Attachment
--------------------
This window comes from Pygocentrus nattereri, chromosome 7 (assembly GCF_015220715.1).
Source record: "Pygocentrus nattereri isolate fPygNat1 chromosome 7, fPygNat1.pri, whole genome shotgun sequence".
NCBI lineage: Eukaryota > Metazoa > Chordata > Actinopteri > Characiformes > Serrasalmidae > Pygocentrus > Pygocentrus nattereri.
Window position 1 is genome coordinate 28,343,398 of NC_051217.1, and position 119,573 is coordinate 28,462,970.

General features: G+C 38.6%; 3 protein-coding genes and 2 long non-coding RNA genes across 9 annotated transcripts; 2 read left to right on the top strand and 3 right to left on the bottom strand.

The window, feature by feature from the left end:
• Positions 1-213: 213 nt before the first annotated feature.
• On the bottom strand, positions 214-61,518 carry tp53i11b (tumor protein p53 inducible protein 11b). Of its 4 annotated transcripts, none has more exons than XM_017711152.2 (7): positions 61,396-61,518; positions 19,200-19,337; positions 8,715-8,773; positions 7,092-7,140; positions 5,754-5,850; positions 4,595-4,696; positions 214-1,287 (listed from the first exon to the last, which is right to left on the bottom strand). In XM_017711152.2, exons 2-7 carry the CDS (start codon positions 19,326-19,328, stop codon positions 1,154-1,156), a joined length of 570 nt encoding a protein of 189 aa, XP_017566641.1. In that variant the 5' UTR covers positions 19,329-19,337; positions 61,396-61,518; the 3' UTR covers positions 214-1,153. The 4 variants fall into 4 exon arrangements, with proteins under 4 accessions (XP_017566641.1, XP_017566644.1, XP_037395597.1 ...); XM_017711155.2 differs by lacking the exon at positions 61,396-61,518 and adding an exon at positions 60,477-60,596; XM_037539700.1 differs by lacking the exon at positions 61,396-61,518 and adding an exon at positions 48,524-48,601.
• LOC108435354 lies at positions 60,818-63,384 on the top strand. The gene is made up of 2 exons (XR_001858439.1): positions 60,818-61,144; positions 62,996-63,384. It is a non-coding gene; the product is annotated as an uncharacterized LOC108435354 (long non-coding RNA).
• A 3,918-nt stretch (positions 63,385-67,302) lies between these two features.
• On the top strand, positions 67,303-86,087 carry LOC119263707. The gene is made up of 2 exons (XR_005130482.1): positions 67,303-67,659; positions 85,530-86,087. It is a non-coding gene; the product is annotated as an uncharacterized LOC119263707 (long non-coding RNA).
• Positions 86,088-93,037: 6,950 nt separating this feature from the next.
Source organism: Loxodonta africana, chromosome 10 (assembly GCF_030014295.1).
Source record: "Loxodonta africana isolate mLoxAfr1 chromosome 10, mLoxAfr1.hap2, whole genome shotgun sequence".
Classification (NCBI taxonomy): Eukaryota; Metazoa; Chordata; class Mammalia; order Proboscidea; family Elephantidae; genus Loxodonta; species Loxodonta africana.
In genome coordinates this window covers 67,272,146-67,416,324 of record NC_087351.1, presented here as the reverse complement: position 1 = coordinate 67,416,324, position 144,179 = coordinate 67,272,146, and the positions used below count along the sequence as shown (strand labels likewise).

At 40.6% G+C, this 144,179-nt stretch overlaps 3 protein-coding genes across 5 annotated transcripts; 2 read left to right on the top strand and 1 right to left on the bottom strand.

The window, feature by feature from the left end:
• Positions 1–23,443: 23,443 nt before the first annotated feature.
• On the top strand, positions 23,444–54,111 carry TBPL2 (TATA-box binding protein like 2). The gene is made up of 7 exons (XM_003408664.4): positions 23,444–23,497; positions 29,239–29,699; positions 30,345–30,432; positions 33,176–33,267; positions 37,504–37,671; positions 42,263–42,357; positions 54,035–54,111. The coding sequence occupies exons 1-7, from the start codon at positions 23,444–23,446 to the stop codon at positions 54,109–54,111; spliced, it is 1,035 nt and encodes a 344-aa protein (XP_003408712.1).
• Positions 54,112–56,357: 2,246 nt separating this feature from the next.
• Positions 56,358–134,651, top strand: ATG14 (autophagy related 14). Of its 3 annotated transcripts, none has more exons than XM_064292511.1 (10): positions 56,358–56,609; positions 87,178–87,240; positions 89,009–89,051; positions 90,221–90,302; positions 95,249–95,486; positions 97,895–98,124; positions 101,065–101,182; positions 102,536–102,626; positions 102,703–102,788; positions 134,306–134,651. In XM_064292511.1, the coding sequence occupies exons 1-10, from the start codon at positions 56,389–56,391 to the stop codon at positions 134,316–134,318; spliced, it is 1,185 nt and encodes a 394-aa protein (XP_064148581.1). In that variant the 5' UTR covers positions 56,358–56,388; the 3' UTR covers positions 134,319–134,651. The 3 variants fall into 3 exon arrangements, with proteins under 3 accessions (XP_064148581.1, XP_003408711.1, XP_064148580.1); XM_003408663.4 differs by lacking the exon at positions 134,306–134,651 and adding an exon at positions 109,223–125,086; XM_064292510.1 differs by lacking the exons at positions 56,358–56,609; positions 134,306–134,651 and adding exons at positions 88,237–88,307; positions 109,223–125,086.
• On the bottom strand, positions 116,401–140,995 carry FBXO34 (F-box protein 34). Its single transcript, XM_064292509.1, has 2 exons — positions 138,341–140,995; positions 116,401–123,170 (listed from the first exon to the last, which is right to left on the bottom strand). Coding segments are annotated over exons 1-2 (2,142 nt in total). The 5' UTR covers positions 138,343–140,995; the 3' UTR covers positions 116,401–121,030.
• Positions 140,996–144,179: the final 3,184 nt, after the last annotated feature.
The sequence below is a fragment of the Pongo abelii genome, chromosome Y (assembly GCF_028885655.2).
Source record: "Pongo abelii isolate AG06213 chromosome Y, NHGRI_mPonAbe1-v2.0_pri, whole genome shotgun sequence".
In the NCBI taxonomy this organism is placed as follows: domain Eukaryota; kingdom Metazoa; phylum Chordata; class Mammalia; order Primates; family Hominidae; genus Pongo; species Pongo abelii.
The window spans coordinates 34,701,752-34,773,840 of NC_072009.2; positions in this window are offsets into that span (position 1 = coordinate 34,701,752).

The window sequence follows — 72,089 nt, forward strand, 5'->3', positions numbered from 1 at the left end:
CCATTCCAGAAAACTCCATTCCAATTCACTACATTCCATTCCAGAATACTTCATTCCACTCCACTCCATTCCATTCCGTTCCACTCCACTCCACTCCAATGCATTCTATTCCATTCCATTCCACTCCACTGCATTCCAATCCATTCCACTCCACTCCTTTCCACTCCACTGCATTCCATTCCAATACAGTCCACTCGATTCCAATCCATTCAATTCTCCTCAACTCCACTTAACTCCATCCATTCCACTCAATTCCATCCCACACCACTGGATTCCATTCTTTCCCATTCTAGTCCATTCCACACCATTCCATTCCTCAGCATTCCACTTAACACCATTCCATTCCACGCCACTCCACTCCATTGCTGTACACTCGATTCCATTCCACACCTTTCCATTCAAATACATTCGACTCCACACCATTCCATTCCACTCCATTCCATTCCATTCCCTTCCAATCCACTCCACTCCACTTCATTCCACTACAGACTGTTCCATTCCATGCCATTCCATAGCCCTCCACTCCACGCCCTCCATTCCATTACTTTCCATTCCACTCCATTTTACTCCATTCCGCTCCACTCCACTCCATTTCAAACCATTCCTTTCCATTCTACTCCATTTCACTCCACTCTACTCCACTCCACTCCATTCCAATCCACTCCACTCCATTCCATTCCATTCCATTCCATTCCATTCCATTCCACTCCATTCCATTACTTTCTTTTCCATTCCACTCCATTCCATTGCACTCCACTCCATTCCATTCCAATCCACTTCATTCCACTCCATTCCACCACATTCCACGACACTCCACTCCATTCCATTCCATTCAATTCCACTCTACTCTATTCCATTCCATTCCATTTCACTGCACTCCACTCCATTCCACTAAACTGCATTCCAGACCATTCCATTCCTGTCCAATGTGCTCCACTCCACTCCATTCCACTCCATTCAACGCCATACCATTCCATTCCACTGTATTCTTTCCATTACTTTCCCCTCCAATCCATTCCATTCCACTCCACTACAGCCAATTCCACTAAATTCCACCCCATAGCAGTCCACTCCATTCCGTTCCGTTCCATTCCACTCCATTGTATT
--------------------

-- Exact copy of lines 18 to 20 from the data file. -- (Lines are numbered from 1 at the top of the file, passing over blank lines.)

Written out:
The window, feature by feature from the left end:
• Positions 1–23,443: 23,443 nt before the first annotated feature.
• On the top strand, positions 23,444–54,111 carry TBPL2 (TATA-box binding protein like 2). The gene is made up of 7 exons (XM_003408664.4): positions 23,444–23,497; positions 29,239–29,699; positions 30,345–30,432; positions 33,176–33,267; positions 37,504–37,671; positions 42,263–42,357; positions 54,035–54,111. The coding sequence occupies exons 1-7, from the start codon at positions 23,444–23,446 to the stop codon at positions 54,109–54,111; spliced, it is 1,035 nt and encodes a 344-aa protein (XP_003408712.1).